MysteryPeople Q&A with Brad Parks

  • Post and Interview by MysteryPeople Scott 

Brad Parks is doing something I don’t see as often as I’d like: His Carter Ross book series is getting better and better. Too often authors of a book series start out strong and then start coasting or becoming a caricature of their former selves.

But Parks, with his newest book The Fraud, takes his series about Carter Ross, a journalist at a Newark, NJ newspaper, on a deeper and wilder ride than any of his previous novels. I feel a kinship with Brad since we both worked as newspaper reporters but in different regions so I have interviewed him for most of his books (read an interview with Parks about his second-to-latest novel).

Read More »

Noir At The Bar with Andrew Hilbert, Jesse Sublett, CJ Howell, and Brad Parks Happening This Wednesday


This Wednesday’s Noir at the Bar should be a lot of laughs. Every guest author in attendance – Jesse Sublett, C.J. Howell, Brad Parks, and Andrew Hilbert – is known for the humor in their work. Their characters’ rough escapades provoke as much laughter as gunfire.

andrew hilbertAndrew Hilbert is the zen anarchist of Austin publishing. his own novella, Death Thing, starts with Gilbert, a white, middle-aged man fed up with his car being broken into, so he sets up a brutal booby-trap for the next thief to come along. Soon he’s on a bloody spiral involving a bizzarro cop, a vigilante organization, two slacker drug dealers, and fast food carnage. This book is wrong in all the right ways. Read a review from Dead End Follies. Death Thing will be available for sale at the event. You can also find copies on our shelves, or call to reserve a copy.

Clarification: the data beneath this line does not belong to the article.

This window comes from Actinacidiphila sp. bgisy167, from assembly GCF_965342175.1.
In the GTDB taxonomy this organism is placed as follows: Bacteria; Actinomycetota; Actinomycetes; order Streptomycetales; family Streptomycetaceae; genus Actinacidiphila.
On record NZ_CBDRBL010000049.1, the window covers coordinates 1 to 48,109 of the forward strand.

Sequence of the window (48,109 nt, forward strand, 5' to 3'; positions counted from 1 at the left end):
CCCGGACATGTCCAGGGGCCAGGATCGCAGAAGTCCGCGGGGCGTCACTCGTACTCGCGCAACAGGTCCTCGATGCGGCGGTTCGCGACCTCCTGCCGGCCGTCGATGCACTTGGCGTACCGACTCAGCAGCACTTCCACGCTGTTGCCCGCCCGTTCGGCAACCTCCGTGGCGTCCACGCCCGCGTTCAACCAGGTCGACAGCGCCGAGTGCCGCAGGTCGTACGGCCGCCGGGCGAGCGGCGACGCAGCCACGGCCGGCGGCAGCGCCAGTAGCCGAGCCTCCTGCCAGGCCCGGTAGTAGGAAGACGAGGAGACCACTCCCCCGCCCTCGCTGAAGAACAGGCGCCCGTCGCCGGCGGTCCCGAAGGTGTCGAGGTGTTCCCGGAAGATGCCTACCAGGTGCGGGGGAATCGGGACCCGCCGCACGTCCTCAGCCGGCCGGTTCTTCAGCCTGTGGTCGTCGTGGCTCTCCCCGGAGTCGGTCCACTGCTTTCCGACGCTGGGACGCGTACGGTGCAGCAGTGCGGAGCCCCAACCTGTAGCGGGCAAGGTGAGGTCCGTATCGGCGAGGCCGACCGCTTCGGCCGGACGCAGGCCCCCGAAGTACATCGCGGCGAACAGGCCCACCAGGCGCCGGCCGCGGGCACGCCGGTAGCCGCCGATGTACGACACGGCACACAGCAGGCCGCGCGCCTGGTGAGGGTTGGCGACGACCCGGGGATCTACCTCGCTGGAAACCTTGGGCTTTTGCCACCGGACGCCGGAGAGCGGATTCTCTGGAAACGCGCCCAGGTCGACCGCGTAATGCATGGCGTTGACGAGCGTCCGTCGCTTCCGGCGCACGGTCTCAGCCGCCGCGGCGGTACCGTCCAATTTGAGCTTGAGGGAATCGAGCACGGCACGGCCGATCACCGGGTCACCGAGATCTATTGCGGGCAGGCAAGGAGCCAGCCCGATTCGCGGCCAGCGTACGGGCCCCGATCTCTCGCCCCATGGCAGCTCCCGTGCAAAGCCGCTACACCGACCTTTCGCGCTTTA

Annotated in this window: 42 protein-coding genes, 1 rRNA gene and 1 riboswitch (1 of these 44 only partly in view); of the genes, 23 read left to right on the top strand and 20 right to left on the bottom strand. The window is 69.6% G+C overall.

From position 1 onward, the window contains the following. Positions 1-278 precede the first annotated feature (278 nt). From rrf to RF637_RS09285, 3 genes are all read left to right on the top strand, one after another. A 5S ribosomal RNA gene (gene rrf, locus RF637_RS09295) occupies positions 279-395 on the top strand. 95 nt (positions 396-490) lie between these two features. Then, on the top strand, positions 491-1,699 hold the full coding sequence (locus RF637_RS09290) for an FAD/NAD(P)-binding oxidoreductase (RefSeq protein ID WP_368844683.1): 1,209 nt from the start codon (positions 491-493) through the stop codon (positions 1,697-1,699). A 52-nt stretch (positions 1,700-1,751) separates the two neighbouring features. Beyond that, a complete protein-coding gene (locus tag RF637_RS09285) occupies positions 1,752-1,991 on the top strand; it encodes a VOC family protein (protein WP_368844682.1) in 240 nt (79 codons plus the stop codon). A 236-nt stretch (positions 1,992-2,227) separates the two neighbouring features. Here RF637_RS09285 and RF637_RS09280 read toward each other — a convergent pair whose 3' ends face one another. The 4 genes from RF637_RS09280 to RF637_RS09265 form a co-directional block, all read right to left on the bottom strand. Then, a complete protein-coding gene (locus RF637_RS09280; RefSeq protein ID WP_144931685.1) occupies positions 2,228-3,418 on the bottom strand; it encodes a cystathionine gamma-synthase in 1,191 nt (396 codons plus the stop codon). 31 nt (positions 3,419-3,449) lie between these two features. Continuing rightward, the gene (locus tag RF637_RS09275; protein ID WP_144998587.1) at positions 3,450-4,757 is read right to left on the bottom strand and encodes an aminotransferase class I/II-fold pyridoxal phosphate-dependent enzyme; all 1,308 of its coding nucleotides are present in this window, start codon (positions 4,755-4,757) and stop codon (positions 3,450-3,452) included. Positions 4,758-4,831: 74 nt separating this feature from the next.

cj howellCJ Howell’s novel, The Last Of The Smoking Bartenders, has been the book people have been telling their other avid reader friends about for the last year and a half. The story revolves around Tom, a man living off the grid, convinced he’s a government agent out to stop a terrorist attack on Hoover Dam. He treks across the modern West populated with disenfranchised Navajo and fringe dwellers, creating a path of havoc and arson in his wake. There is no other other novel to compare to it. The Last of the Smoking Bartenders will be available for sale at the event. You can also find copies on our shelves, or call to reserve a copy.

brad parksBrad Parks is a naturally funny man, so it is no surprise his series character Carter Ross often views the situations he is in from a humorous angle, even if they are dire. In his latest, The Fraud, Ross is juggling a series of carjackings tied to the country club set and the pregnancy of his girlfriend/managing editor. it is a great introduction to a fun series. The Fraud will be available for sale at the event. You can also find copies on our shelves and via

Jesse SublettWe will also have music and a reading from Jesse Sublett. His true crime book, 1960s Austin Gangsters, follows the Overton Gang, whose criminal deeds provided a lot of black humor. 1960s Austin Gangsters will be available for sale at the event. You can also find copies on our shelves and via

We’ll all be down at the Penn Field Opal Divine’s, 3601 Congress, at 7PM, Wednesday, July 22nd. All of the authors’ books will be available for sale at the event. Join us for a drink and more than a few laughs.

MysteryPeople Q&A with BRAD PARKS

The Fraud is Brad Parks’ latest mystery to feature Newark, NJ reporter Carter Ross. In The Fraud, Ross juggles piecing together a connection between two carjacking murders and managing his anxiety over his own impending fatherhood. Brad will be joining us for our Wednesday, July 22nd Noir at the Bar (starting at 7 PM at Opal Divine’s) and allowed us to do this little interrogation with him.

MysteryPeople: The Fraud deals with carjacking. What do most people not know about the crime?